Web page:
Users expect to know what levels of service they will receive. They may not be interested until they experience issues, but it is still good practice to include them in an SLA, ensuring the contents are presented in a manner users can understand. SLAs help a business to manage its suppliers, by establishing their expected performance. There is a risk to a business that publishes its SLAs to external customers without ensuring the service levels can be fulfilled. Customers will consider these service levels as promises, and will quickly become dissatisfied if they fail. Even one failure can result in lost customer loyalty.
When a business provides the same online services to multiple individual customers and users outside the organization, for example, a financial institution providing online banking services, there will usually be a single SLA for all customers, describing the services and targets they will receive. It will not be possible to obtain agreement from all of these customers, so an SLA of this type is typically agreed with a representative, such as the internal product owner in the business for those services. If there is a user group for the services, then they should be consulted about the requirements for the service levels; however, it can be challenging to obtain consensus and agreement of the final SLA.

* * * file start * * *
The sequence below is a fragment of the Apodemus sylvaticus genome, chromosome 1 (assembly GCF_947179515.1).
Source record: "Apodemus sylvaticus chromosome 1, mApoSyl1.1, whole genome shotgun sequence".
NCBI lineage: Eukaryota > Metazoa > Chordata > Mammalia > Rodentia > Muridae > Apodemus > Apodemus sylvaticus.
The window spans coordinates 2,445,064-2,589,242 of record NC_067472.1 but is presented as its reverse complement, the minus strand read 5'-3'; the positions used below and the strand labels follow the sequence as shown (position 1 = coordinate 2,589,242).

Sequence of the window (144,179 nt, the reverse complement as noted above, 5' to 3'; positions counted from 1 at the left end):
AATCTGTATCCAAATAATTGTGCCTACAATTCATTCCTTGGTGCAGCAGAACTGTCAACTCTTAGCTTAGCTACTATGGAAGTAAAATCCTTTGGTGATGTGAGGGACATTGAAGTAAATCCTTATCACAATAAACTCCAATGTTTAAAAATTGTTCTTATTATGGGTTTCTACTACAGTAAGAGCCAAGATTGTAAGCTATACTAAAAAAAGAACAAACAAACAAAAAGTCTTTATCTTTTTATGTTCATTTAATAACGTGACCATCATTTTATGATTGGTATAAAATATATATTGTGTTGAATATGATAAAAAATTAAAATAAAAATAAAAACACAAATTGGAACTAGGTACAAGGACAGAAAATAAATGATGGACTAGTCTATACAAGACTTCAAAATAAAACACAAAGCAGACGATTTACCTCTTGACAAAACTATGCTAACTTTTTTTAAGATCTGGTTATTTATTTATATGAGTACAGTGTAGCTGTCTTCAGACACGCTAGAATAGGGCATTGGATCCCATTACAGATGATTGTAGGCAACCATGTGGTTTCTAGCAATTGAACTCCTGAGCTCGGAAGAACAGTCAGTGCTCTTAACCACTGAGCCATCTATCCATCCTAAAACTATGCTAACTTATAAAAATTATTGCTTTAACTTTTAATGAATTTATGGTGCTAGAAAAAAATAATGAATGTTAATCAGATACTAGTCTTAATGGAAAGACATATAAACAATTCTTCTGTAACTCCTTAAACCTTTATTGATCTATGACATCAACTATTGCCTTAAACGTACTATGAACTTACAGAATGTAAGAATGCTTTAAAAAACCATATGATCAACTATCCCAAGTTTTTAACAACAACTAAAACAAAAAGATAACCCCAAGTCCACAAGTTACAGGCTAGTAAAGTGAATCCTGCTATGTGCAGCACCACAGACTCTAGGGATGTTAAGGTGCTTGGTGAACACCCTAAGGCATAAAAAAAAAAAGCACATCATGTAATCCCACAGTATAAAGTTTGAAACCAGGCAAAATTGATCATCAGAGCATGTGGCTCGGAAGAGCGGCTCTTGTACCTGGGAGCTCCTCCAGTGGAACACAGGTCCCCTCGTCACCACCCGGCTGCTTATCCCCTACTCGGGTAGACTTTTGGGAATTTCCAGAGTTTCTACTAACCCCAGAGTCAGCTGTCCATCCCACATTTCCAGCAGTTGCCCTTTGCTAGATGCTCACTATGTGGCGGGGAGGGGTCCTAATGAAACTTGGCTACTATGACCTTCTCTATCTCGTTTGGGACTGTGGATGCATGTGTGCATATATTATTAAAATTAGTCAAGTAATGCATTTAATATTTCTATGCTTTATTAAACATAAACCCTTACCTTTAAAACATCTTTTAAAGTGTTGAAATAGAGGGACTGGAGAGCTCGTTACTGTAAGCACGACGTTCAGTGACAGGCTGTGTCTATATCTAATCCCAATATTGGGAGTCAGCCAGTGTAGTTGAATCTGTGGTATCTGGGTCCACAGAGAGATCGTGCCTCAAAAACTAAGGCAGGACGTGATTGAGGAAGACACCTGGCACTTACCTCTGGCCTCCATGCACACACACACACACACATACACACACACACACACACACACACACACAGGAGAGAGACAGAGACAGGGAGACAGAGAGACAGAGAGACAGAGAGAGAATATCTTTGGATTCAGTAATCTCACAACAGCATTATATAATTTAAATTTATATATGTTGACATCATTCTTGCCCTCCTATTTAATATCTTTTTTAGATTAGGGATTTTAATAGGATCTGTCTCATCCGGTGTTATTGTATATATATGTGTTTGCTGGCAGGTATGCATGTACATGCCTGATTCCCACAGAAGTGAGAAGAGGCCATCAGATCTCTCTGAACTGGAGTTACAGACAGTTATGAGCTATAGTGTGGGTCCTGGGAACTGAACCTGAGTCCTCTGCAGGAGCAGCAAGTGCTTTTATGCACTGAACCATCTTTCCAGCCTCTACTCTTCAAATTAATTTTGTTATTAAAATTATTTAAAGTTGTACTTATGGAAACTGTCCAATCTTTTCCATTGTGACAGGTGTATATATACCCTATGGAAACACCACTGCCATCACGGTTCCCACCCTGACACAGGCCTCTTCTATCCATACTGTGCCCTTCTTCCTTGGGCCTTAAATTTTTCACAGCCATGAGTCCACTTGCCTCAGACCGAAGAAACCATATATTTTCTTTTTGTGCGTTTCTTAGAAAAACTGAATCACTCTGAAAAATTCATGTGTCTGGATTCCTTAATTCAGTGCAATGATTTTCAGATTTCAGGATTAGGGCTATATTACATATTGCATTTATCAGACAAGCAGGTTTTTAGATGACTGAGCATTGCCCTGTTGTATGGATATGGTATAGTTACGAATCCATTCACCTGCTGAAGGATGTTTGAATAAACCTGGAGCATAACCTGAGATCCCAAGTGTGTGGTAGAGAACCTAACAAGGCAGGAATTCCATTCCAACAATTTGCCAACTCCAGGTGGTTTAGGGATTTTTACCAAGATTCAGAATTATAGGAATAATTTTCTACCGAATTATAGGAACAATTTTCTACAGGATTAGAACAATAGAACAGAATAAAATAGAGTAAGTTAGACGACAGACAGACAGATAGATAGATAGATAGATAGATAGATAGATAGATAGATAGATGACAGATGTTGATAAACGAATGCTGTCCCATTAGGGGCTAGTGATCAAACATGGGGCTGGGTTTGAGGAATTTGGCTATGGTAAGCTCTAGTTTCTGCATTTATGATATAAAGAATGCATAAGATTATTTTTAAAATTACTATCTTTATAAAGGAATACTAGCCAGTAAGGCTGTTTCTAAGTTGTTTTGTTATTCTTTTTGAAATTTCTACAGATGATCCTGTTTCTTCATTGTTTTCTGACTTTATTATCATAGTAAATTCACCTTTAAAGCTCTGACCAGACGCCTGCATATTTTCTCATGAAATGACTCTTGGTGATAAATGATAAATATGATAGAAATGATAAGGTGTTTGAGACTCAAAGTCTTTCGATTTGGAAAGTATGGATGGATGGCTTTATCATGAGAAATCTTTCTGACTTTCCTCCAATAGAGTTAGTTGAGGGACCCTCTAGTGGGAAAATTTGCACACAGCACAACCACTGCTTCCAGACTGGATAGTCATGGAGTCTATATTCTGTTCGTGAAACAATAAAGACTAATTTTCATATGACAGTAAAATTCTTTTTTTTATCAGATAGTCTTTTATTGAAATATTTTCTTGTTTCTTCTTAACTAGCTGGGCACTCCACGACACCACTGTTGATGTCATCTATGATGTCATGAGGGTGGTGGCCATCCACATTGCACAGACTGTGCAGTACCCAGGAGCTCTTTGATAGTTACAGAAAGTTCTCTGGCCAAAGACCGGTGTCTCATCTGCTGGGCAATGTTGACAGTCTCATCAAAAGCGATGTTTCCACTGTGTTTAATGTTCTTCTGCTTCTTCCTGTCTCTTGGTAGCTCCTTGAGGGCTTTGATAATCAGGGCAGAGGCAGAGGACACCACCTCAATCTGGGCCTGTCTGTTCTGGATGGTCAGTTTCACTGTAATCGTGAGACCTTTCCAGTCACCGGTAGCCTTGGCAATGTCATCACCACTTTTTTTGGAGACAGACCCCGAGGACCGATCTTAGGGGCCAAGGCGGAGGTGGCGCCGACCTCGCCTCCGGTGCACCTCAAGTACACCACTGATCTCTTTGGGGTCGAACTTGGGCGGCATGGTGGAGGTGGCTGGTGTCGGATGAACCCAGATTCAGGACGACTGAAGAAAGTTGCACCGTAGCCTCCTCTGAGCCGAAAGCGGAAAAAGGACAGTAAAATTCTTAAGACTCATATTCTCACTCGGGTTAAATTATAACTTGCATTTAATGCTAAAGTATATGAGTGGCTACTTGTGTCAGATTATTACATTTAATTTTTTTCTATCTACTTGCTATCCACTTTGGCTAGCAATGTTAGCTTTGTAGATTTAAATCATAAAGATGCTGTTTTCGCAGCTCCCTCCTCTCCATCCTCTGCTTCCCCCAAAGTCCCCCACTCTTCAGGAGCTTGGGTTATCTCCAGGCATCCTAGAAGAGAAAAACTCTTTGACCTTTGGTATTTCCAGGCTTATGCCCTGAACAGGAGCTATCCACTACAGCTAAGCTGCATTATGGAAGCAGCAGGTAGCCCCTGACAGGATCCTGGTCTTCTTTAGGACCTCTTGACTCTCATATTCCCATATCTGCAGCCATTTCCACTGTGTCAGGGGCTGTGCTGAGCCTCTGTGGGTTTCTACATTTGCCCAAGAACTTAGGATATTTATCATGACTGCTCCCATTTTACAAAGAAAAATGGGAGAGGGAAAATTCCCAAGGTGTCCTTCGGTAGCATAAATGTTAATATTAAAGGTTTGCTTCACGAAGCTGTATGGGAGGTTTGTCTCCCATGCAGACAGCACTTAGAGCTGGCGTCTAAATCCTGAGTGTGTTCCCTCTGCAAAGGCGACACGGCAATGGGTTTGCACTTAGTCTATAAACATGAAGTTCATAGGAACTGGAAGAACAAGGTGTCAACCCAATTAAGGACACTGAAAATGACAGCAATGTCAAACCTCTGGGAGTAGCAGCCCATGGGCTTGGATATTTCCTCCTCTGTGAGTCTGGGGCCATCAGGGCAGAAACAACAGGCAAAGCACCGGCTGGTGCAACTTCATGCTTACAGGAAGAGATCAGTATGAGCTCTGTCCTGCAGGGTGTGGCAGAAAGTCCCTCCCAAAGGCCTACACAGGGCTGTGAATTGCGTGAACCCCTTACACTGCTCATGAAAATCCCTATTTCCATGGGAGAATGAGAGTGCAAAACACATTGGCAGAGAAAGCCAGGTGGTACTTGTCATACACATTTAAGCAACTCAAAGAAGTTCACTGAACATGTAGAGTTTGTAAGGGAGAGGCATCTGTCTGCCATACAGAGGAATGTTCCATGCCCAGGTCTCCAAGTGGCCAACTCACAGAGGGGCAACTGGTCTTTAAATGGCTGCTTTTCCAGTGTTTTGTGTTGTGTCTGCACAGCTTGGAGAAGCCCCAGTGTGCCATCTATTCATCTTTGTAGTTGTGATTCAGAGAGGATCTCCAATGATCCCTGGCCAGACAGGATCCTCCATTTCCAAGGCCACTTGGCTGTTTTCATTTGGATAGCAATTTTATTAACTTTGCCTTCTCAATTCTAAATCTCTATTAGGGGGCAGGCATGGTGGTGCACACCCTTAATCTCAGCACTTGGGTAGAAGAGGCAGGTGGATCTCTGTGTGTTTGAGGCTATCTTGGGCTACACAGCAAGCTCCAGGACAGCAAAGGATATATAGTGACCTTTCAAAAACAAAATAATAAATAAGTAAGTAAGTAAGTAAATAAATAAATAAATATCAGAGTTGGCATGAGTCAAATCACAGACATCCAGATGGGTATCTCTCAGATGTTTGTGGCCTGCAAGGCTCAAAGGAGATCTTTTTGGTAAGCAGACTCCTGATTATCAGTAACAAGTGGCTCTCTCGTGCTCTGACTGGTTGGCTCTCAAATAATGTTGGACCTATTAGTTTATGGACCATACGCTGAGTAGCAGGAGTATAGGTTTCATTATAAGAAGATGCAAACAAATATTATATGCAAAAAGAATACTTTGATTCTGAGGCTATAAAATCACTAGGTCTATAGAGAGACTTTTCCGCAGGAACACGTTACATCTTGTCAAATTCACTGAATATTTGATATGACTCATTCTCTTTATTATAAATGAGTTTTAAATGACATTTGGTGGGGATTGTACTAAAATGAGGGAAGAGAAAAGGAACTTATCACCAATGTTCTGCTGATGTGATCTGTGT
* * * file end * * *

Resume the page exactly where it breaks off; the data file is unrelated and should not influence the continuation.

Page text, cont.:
Suppliers that provide commodity services via the cloud should still use SLAs, as these provide their customers with a guarantee of the level of service they can expect. This can give them a competitive advantage. Most cloud providers offer the same standard SLA with common service levels to all customers. Some offer enhanced levels of support in tiered “Gold/Silver/Bronze” SLAs, where the customer receives improved service levels if the customer pays a larger fee. Customers who purchase cloud services must generally accept the offered service levels. A cloud supplier is unlikely to customize an SLA just for them.